Global aircraft makers are keen to turn towards Iran ever since Western sanctions on the country were lifted last month, as the West Asian country looks to replace its ageing fleet of about 280 commercial aircraft of which almost half are grounded for want of spares.
Iran's 14 airlines, including state-owned IranAir, have a combined capacity to fly 22 million passengers per annum, according to aviation research body Centre for Aviation (CAPA).
Iran's other carriers include ATA Airlines, Atrak Air, Iran Aseman Airlines, Mahan Air, Meraj Airlines, Qeshm Airlines, Taban Air and Zagros Airlines.
Sanctions imposed on the country over its nuclear programme resulted in about 130 aircraft grounded for want of spares, CAPA added. The sanctions were lifted last month, paving the way for Iran to go aircraft-buying to replace its ageing fleet.
Iran's Civil Aviation Organisation (CAO) has estimated that the country will require about 80 to 90 new aircraft every year over the next five years, and as many as 550 aircraft within a decade, just to deal with the domestic market of about 80 million people.
"Iran is in other words really planning to reset the clock on its civil aviation industry," said CAPA.
The country could put about 60 aircraft to service if components are made available from Western suppliers, according to Mohammad Gorji, VP of executive affairs and fleet development, Aseman Airlines. IranAir has a network of 27 international and 25 domestic destinations.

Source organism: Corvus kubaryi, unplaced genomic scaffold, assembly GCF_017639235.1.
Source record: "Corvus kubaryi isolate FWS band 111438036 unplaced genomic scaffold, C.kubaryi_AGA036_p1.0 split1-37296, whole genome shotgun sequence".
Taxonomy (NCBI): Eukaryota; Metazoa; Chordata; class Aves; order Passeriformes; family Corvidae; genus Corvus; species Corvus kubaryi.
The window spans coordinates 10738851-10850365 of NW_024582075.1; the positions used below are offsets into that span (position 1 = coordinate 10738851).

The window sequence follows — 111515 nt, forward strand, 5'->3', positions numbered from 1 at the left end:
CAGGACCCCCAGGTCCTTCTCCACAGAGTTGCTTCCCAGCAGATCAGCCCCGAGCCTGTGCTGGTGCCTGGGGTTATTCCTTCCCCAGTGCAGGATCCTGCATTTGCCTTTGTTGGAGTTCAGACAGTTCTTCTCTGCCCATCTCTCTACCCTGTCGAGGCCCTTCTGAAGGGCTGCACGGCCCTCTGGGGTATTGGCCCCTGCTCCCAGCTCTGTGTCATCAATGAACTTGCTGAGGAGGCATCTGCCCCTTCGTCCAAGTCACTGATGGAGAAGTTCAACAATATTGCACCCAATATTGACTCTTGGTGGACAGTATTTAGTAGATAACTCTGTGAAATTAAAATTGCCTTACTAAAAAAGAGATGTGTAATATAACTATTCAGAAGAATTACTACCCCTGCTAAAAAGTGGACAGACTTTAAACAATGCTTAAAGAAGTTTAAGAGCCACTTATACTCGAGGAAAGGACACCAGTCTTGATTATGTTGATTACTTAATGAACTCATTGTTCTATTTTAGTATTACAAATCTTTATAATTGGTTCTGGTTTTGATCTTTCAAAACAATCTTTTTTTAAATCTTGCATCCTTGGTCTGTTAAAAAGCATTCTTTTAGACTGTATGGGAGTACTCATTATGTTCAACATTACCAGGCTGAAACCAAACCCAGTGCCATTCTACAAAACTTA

Boeing gets going
The approval by the Obama administration on Friday to Boeing to initiate talks with Iran for possible sale of jets is another indication of the bullish times ahead for civil aircraft makers.
"The license permits us to engage approved airlines to determine their actual fleet requirements," the Wall Street Journal (WSJ) quoted a Boeing spokesman as saying.
"We understand that the situation in the region is complicated and ever-changing and we will continue to follow the U.S. government's guidance as it relates to conducting business with Iran," the spokesman added.
At a CAPA summit last month, IranAir Chairman and MD Farhad Parvaresh said that the state-owned carrier's "primary challenge was to simply keep it alive."
Airbus bags 118 aircraft order
During the Iranian President Hassan Rouhani's visit to France last month, Iranian officials signed agreements with Airbus to buy 118 aircraft, comprising 21 A320ceo, 24 A320neo, 27 A330ceo, 18 A330-900 neo, 16 A350-1000s and 12 A380s, according to a statement on IranAir's website.
1 billion deal with ATR
This was followed up by another agreement early this month with turboprop maker ATR to buy 40 ATR 72-600s, comprising 20 aircraft, and an option to buy 20 more, valued at about â‚¬1 billion.